Backstroke Start

As with all starts, a good one can make or break a race.  Get off the blocks fast and it is like having a head start.  Slip off the blocks and you might as well get out and go home.  The backstroke start is no exception.  In fact, from our experience, a great backstroke start can usually provide a huge benefit to the swimmer because most backstrokers are average at best at their start.  Since there are a couple different types of starts in use today we'll try to cover the basic factors involved in a good start and discuss some of the pros and cons of each method.

Which One?   Some rules don't allow for the stand-up starts, so the choice is already made for you.  Additionally, if you haven't ever done a stand-up start, don't try one in a meet.  Other than those situations, if you have the option of doing a stand-up start and are good at it, use it every time.  As far as we are concerned, it is like being asked if you want to start a freestyle event by standing on the side or by standing on the block--the answer is easy.

Because of the added height out of the water and body position, the stand up start should beat other starts every time with all other things being equal.  But, since all races don't allow for this type of start, a backstroker should practice both often.

Pre Race.  The most important part of this step is DO IT!  Get out there and practice your start on the blocks and on the side of the pool--preferably in the lane you will be in.  Not all pools are alike and neither are all lanes alike.  Be prepared for your environment by practicing before the event.

Position. The preparation for the start is often as important as the start itself.  Regardless of the type of start you do, your body will be facing the starting wall.  As long as the rules allow, curl your toes over the side, but be sure to have your heels in the water (consult the rules for each meet).  Feet should be shoulder width apart or whatever you have found to work best for you.  

Your hands will either grip the bar of the starting block (hands facing down) or the sides of the block if you are standing.  On the "Take your mark" command you will pull yourself into a crouched position.  Regardless of the type of start you are doing this is the point where you get into the most comfortable position to make the jump backward.  If you are starting in the water, you will want to pull your body up out of the water to where just your butt in still under the surface.  If you are starting out of the water, you will make sure to bend your knees and crouch in preparation of the jump.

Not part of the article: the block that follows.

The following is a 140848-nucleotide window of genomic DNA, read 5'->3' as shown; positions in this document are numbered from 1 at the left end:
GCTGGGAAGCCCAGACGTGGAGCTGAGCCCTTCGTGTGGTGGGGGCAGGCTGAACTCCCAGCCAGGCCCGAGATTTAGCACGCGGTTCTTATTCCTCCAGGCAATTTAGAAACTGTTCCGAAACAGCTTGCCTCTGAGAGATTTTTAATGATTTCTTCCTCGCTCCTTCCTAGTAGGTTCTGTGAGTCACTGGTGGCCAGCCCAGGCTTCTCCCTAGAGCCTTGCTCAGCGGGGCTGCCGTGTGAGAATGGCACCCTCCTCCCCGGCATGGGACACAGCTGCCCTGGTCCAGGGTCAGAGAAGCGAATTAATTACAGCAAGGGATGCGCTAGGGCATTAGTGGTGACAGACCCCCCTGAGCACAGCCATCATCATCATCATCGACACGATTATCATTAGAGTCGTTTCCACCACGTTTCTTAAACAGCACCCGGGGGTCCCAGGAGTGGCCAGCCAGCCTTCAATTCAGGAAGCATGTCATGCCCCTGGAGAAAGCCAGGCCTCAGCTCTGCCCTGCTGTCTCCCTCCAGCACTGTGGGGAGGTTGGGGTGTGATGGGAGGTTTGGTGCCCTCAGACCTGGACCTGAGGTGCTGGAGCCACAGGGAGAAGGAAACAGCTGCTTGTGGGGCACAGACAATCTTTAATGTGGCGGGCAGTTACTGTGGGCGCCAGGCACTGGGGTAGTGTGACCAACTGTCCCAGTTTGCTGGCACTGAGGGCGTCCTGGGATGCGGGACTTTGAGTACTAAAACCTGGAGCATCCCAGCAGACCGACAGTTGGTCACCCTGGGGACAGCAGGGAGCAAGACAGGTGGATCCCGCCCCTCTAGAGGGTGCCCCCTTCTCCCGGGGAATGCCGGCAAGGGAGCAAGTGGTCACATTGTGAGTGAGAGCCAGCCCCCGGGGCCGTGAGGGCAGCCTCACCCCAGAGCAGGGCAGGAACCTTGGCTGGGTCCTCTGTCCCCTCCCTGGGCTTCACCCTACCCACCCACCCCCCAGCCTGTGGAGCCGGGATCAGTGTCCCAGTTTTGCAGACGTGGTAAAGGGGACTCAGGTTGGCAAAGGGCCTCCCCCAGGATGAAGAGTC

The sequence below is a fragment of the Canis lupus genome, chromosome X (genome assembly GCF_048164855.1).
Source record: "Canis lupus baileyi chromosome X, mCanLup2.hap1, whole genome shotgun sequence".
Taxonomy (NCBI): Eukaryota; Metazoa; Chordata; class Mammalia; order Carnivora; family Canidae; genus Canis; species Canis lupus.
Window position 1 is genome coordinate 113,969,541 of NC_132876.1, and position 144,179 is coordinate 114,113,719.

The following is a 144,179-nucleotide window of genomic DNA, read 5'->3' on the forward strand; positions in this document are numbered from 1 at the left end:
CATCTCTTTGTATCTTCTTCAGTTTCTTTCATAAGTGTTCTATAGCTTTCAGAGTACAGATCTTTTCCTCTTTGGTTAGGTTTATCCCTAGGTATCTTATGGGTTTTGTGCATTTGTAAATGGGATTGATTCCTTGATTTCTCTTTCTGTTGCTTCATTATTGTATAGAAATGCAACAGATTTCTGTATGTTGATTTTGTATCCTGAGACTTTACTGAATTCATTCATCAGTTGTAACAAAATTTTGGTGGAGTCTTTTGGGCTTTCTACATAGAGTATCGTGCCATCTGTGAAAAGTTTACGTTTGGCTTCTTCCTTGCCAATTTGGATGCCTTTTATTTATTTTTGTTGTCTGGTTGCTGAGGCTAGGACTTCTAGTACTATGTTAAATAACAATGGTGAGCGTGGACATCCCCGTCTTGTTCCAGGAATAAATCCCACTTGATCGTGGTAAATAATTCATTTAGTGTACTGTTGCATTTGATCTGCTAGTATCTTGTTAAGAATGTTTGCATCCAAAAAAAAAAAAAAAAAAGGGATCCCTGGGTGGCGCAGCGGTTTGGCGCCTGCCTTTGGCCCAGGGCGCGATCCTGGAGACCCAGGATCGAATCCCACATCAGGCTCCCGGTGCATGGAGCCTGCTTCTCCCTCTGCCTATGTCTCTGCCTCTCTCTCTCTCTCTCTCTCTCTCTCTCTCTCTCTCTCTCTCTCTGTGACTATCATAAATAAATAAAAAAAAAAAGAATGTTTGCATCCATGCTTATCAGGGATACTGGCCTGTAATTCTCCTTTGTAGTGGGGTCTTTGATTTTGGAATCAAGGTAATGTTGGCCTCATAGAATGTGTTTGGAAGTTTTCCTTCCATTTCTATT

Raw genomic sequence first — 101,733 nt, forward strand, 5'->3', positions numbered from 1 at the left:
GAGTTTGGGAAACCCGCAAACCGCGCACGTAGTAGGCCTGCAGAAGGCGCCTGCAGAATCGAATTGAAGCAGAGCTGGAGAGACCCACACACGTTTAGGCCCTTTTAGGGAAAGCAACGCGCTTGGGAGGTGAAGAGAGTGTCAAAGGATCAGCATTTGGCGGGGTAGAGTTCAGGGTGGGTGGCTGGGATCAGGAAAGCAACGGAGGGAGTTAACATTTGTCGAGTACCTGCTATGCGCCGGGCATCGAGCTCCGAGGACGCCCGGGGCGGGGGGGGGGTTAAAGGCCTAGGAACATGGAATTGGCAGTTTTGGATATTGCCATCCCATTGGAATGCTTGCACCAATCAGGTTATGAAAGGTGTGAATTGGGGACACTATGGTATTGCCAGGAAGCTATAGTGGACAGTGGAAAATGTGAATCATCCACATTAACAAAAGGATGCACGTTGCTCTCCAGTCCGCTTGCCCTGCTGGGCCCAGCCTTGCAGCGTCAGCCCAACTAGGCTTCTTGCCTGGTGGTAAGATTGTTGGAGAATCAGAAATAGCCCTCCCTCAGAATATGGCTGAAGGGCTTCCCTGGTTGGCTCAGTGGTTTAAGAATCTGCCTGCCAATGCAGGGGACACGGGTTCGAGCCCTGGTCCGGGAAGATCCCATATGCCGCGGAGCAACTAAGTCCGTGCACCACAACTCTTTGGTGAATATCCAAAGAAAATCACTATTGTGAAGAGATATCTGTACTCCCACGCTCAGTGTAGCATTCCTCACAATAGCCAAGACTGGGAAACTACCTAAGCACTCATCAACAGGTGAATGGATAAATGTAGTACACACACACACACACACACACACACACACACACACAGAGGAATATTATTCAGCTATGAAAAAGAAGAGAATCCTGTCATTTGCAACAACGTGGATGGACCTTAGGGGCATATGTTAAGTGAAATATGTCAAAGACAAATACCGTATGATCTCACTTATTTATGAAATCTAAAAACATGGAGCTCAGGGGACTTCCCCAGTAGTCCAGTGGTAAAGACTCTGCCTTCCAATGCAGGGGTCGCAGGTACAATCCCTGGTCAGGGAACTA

The Start. When the gun goes off, you will snap your head backward and push off the bar or the block.  Your arms should swing out and around until they are over and behind your head in a streamlined position.  When starting in the water, the trajectory of the push should about 45% up and out.  For those standing, the start is a little more out than up.  Otherwise, they are almost identical. 

Keep your head back, almost as if your are trying to sight your entry point into the water.  If you hit it right, your whole body should pass through the small hole created in the surface of the water by your hands.  Think of your hands as ripping a hole in the water, and your body passing through only that hole.  This reduces drag upon entry and allows the body to get completely under the surface as quickly as possible to where it is most efficient for the dolphin kick.  Entry into the water should also be at about 45% in the downward direction--not too deep and not too shallow.  Practice will help you master this.

Angle can be quickly adjusted by adjusting the pitch of the hands upon entry.  Pitching your hands downward will bring you deeper and vice versa.  Adjusting the position of your head will also determine your depth after entry.  The further you pull your head back, the deeper you will go.

Tips.  Don't assume the start position too soon.  Wait for the command "Take your mark".  Holding on for too long will cause your arms to tire more quickly and will drain the blood from them just prior to the start.  Streamline! (see Streamlining Archive).  Try to get your hips as far forward as possible and as comfortable as possible.  This helps to get your body in the best position to dive backwards.